While many companies contemplate the move from paying human employees to using a slave labor battalion of machines, the shortcomings of said machines become all the clearer, and other companies are working to fix these. One such company is Affectiva, who recently raised $14 million in a Series D funding round to pursue its work of giving robots a better understanding of human emotion and how it's displayed.
The funding round, led by Fenox Venture Capital, will give Affectiva the means to augment its current
developments in machines understanding emotion. Affectiva currently uses a combination of computer vision and deep learning systems, according to co-founder Rana el Kaliouby, and is out to be the primary means by which customers add both empathy and emotional intelligence to interactive products. It takes in digital images from video chat sessions and the like, and processes these reactions accordingly, first starting with simple emotions like happiness, sorrow and anger, and then moving on to the more subtle and complex emotions.
Affectiva's systems draw on a library of 4.25 million videos taken so far, encompassing users from 75 different countries to yield a combined total of better than 50 billion data points directly connected to emotion. It's sufficiently capable, reports note, of distinguishing between a happy smile and a polite smile, a distinction commonly seen in India or in other Asian countries. The "politeness smile," as it's known, is generally not seen in Europe, Africa, or either North or South America, making it unusual to the region and a key point for sales reps and marketers.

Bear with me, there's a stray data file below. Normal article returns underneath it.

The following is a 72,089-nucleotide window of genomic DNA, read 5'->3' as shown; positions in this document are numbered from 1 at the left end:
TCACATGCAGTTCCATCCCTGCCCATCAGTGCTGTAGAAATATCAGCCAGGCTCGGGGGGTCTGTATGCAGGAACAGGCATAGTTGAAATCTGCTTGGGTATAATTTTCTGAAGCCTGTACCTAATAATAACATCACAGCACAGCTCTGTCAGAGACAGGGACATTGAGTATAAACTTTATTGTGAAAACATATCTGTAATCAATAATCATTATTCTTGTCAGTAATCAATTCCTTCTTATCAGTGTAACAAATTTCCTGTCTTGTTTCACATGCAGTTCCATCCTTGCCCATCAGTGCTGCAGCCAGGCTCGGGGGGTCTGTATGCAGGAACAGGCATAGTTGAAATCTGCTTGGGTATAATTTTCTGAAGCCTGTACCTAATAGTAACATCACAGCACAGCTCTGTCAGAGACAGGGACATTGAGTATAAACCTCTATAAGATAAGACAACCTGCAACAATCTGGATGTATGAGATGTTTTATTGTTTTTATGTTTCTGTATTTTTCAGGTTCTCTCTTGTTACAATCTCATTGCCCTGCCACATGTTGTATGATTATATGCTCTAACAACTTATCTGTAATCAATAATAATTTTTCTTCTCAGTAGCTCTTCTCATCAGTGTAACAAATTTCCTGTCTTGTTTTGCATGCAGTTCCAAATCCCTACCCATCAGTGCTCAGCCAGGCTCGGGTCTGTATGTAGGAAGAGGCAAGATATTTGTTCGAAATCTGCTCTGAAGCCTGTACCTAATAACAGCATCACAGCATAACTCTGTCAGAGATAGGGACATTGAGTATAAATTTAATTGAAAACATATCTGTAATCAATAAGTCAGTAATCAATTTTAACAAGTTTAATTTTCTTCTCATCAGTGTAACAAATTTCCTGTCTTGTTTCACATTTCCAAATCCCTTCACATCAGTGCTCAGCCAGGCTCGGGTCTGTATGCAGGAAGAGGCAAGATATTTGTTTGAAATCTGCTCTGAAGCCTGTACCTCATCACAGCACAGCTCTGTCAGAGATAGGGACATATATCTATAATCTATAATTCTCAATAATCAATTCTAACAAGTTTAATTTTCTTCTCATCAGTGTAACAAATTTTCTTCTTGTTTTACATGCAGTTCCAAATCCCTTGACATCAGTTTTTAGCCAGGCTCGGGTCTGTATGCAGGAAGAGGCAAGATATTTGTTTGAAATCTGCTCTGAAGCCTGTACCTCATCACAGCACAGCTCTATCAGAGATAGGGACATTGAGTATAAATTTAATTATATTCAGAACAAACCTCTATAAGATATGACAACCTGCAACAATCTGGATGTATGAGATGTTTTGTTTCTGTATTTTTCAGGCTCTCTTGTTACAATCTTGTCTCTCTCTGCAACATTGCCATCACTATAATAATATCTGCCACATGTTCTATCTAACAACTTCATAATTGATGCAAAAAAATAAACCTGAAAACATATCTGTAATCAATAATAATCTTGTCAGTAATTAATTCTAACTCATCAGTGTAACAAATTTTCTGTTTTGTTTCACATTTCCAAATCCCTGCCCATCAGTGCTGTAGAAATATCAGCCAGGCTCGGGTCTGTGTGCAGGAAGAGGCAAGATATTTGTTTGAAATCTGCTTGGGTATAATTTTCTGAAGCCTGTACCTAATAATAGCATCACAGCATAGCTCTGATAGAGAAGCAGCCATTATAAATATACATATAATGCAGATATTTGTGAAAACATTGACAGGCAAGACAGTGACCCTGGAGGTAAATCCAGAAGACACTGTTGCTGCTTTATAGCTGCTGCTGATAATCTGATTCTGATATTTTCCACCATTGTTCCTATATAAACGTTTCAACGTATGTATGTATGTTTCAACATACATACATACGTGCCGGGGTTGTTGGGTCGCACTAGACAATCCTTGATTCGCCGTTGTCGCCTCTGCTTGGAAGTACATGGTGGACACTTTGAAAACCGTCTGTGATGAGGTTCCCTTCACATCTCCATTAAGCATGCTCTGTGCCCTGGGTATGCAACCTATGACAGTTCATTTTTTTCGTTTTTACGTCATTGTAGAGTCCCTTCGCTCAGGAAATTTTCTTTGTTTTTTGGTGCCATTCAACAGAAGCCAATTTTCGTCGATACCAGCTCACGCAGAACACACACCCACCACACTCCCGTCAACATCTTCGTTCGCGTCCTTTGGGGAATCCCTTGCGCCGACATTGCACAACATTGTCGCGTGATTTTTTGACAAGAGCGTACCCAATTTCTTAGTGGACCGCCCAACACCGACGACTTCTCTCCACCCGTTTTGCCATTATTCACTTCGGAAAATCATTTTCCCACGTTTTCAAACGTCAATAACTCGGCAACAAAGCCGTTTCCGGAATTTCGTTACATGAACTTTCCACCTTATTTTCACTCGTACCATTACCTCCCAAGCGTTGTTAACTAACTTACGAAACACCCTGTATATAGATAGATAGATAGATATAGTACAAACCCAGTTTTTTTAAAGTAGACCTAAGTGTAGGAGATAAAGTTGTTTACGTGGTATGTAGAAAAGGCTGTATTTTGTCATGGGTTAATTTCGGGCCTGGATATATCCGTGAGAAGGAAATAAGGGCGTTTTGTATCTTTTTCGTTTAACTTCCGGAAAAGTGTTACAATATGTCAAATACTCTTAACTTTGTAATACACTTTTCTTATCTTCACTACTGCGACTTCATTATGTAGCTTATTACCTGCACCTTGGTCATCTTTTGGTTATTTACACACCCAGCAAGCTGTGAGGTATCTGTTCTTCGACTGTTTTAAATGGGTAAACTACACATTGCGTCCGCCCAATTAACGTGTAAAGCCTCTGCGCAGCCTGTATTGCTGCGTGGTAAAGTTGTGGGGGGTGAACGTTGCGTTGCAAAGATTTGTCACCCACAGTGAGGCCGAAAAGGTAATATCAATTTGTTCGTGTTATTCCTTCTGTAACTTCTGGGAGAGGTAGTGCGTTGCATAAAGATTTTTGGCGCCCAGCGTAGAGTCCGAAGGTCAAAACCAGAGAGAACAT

Some might find this intrusive, but Affectiva's el Kaliouby made it clear that Affectiva both was not and will not be using its systems to work on lie detection. Plus, Affectiva reportedly requires its purchasers to get explicit opt-in and consent from potential targets apparently as a condition of sale.
Regular users might not be exactly happy about the notion that their video calls may end up as fodder to teach artificial intelligences what humans look like when they're happy. It's almost like loading the gun Skynet will use to kill us all or at least take our jobs. While it's not a bad idea to have machines better understand what humans are thinking—this could be especially useful as part of an omnichannel effort involving video calling—it's going to be rather limited. Using nonverbal cues is great in an environment where such become visible, like on a video chat or in a face-to-face interpersonal reaction, but nonverbal cues are lost in phone calls, emails, social media chatting, and Web chat operations.
Still, slightly smarter machines could be useful in allowing businesses to cover more of the waterfront when it comes to an omnichannel environment, freeing up humans for work elsewhere. As long as the humans remain employed, much of the downside to this concept is lost, and Affectiva's work becomes valuable instead of destructive.